• Freedom of their sexual thoughts, feelings, and fantasies.
  • Freedom to engage in healthy modes of sexual activity, including both self-pleasuring and consensually shared-pleasuring.
  • Freedom to exercise behavioral, emotional, economic, and social responsibility for their bodily functioning, their sexual liaisons, and their chosen mode of loving, working, and playing.
  • AASECT believes that these rights pertain to all peoples whatever their age, family structure, backgrounds, beliefs, and circumstances, including those who are disadvantaged, specially challenged, ill or impaired."

Sex therapists in this group believe freedom is compromised by sex addiction therapists when the addiction therapists are helping clients stop their behaviors associated with problems that have developed from one's use of pornography, chat-lines, prostitutes, and the like. Freedom in their eyes may also be compromised when sex addiction therapists do believe pornography, extra-marital affairs, swinging, etc. does negatively impact a person's sexual life and his/her sexual health.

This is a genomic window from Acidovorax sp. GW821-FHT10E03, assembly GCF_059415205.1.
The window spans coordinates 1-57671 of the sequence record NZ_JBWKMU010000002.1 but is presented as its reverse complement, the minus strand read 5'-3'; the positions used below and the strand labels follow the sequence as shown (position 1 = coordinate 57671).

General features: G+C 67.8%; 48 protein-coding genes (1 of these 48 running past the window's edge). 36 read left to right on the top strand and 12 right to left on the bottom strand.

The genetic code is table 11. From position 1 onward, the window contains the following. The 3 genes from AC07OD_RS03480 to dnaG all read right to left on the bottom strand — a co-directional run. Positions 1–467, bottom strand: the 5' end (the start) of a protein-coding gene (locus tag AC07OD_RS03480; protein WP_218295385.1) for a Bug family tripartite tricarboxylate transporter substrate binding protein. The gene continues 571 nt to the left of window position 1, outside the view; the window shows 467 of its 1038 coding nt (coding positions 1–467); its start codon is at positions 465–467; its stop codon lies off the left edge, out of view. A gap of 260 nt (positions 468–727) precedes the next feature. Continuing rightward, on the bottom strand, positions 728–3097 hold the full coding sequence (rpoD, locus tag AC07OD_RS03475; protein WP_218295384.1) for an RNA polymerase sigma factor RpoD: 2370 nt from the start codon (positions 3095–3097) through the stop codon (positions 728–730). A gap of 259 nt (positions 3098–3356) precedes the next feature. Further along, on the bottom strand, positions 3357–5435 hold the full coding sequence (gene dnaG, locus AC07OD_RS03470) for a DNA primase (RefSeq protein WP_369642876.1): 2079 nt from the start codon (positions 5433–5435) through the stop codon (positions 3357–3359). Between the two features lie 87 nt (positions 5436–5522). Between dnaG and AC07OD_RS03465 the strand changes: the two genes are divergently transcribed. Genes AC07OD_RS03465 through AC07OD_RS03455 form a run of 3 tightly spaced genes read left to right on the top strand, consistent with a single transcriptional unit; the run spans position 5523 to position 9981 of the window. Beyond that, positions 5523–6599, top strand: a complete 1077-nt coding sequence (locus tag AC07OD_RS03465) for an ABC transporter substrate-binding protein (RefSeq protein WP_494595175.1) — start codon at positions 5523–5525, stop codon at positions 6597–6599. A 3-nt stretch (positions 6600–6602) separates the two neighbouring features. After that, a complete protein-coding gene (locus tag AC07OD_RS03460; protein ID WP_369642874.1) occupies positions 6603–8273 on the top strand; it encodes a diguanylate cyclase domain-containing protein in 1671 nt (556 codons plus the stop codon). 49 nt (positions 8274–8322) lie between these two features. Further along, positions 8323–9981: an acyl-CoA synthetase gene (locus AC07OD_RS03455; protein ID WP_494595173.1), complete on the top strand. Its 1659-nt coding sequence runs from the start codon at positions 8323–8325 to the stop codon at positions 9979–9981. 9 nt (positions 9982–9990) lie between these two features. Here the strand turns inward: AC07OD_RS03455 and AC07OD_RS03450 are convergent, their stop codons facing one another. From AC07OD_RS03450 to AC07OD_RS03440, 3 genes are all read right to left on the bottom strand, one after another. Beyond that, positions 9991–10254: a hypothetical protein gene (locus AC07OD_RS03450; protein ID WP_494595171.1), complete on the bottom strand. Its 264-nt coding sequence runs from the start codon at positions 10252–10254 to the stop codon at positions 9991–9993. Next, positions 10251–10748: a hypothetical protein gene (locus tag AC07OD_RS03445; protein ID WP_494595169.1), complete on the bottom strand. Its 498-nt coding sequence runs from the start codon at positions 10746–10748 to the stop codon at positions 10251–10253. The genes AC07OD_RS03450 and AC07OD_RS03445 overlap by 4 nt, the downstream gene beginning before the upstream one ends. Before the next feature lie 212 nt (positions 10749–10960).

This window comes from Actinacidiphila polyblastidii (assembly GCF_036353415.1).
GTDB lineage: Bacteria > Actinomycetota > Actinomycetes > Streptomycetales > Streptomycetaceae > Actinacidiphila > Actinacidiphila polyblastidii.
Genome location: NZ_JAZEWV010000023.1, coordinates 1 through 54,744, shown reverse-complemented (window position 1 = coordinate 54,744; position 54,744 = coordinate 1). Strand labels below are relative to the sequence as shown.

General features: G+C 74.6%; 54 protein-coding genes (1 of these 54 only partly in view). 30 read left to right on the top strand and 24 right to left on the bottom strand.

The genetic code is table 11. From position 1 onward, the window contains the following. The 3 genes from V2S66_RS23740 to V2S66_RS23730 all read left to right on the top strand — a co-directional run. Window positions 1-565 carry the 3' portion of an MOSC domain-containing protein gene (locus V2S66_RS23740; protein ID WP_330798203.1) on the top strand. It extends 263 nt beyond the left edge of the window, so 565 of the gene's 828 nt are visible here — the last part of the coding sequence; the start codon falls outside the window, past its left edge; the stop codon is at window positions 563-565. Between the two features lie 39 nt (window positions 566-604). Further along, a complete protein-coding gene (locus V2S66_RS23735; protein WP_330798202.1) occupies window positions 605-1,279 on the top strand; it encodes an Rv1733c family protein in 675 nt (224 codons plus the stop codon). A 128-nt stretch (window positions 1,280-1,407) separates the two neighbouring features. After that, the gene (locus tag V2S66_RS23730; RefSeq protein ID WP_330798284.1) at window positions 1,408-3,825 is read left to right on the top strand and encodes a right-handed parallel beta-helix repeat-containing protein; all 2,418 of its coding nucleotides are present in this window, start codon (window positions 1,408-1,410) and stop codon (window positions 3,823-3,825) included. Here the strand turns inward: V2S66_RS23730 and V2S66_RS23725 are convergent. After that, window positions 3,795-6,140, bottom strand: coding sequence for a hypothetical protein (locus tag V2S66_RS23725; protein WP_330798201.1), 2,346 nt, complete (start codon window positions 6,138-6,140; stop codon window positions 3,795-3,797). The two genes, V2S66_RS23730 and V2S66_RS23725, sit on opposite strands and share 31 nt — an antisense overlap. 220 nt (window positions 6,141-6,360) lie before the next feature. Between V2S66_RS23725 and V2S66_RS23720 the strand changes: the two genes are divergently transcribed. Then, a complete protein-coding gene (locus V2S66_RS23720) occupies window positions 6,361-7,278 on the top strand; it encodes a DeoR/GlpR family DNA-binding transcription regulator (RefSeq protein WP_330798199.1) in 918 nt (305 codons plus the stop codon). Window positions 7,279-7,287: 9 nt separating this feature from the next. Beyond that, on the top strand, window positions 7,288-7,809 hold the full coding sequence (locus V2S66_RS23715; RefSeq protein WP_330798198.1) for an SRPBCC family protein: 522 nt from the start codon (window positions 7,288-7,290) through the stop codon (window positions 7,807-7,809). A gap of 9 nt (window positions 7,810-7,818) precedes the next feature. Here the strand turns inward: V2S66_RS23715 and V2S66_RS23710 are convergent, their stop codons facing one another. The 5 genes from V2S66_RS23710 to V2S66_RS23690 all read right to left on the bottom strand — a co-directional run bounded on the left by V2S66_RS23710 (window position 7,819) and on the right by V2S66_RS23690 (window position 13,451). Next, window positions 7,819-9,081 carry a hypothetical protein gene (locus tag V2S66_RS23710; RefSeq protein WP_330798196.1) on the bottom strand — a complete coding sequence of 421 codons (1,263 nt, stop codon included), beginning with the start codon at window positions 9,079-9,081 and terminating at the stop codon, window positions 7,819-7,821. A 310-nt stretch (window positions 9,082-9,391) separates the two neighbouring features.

Psychologist Raj Sitharthan in Sydney, Australia condones porn use and deems it “healthy." He states, “If a male client is enjoying a healthy use of soft-core porn…then I’d probably advise him not to tell his girlfriend for fear of hurting her." So his view is one's sexual activities and desire to keep it hidden trumps transparency in a relationship.

In an online interview titled, "Porn is a Creative Marriage Boost," Dr. Aline Zoldbrod, a sex therapist and Diplomat in Sex Therapy with AASECT champions pornography use among couples and individuals: "I think a lot of people, especially men, use pornography as a shortcut to stimulate themselves when they have been in a long term, committed relationship with the same person for a long time. Actually, this is understandable. It’s normal. But lately, with all the talk about sexual addiction, I would hate to see perfectly normal sexual behavior become stigmatized."